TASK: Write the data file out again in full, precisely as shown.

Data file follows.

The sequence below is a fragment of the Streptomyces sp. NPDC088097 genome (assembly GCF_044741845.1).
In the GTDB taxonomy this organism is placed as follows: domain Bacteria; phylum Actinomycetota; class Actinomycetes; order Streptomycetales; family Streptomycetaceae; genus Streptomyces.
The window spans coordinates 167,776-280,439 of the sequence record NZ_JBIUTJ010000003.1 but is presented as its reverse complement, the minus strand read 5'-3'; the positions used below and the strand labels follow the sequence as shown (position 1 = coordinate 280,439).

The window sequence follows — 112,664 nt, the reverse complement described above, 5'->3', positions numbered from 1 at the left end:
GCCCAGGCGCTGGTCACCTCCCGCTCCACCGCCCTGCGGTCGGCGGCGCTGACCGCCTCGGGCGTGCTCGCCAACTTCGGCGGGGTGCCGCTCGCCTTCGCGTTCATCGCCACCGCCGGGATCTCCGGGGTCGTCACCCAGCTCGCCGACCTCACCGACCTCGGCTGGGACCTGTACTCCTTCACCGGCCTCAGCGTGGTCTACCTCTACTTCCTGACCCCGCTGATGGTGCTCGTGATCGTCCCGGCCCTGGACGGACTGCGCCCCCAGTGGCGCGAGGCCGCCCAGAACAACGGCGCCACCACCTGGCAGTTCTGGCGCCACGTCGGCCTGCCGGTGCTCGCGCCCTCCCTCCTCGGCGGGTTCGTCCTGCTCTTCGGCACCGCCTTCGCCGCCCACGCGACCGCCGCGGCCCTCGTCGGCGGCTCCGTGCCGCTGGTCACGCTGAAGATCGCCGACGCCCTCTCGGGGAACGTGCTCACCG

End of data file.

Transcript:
The sequence below is a fragment of the Streptomyces sp. NPDC088097 genome (assembly GCF_044741845.1).
In the GTDB taxonomy this organism is placed as follows: domain Bacteria; phylum Actinomycetota; class Actinomycetes; order Streptomycetales; family Streptomycetaceae; genus Streptomyces.
The window spans coordinates 167,776-280,439 of the sequence record NZ_JBIUTJ010000003.1 but is presented as its reverse complement, the minus strand read 5'-3'; the positions used below and the strand labels follow the sequence as shown (position 1 = coordinate 280,439).

The window sequence follows — 112,664 nt, the reverse complement described above, 5'->3', positions numbered from 1 at the left end:
GCCCAGGCGCTGGTCACCTCCCGCTCCACCGCCCTGCGGTCGGCGGCGCTGACCGCCTCGGGCGTGCTCGCCAACTTCGGCGGGGTGCCGCTCGCCTTCGCGTTCATCGCCACCGCCGGGATCTCCGGGGTCGTCACCCAGCTCGCCGACCTCACCGACCTCGGCTGGGACCTGTACTCCTTCACCGGCCTCAGCGTGGTCTACCTCTACTTCCTGACCCCGCTGATGGTGCTCGTGATCGTCCCGGCCCTGGACGGACTGCGCCCCCAGTGGCGCGAGGCCGCCCAGAACAACGGCGCCACCACCTGGCAGTTCTGGCGCCACGTCGGCCTGCCGGTGCTCGCGCCCTCCCTCCTCGGCGGGTTCGTCCTGCTCTTCGGCACCGCCTTCGCCGCCCACGCGACCGCCGCGGCCCTCGTCGGCGGCTCCGTGCCGCTGGTCACGCTGAAGATCGCCGACGCCCTCTCGGGGAACGTGCTCACCG